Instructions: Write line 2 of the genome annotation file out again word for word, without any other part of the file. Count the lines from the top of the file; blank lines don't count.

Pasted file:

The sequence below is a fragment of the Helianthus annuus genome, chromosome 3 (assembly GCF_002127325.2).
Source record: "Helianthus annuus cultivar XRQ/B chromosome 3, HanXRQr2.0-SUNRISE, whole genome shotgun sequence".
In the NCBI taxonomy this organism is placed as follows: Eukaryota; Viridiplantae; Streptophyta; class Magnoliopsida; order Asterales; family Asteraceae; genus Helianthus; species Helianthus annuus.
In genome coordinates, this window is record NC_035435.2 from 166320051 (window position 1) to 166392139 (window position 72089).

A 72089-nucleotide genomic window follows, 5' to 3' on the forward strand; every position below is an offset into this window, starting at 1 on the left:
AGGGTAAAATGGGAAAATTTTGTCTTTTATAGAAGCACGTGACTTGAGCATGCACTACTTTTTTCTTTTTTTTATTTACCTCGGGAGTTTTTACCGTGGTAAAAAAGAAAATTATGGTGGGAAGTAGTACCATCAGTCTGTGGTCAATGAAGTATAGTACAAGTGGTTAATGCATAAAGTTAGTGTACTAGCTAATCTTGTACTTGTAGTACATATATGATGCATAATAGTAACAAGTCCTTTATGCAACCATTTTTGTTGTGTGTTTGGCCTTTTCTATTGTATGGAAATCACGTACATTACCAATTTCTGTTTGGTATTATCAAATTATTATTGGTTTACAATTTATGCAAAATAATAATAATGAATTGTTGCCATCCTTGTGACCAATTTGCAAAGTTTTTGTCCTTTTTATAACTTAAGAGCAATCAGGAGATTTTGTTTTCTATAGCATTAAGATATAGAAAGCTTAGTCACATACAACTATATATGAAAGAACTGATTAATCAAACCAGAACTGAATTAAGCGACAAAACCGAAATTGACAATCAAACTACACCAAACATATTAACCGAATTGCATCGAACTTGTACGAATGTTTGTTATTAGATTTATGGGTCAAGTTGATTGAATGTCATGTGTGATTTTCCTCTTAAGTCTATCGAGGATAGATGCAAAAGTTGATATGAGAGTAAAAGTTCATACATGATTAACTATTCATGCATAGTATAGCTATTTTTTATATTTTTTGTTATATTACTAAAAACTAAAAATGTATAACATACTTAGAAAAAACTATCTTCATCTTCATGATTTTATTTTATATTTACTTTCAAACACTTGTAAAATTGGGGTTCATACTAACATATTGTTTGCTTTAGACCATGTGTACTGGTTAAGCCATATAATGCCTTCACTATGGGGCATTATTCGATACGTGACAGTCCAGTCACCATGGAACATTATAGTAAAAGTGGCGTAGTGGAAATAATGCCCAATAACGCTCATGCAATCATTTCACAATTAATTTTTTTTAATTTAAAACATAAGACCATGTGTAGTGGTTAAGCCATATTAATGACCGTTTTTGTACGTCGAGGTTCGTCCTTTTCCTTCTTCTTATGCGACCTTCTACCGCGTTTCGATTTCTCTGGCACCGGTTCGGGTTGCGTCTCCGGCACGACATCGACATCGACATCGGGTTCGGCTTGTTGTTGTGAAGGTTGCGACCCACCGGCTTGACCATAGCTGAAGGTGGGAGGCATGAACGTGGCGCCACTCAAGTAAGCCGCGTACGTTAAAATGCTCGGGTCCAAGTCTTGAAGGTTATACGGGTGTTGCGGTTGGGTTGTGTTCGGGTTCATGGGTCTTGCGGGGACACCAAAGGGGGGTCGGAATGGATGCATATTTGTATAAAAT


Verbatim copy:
Source record: "Helianthus annuus cultivar XRQ/B chromosome 3, HanXRQr2.0-SUNRISE, whole genome shotgun sequence".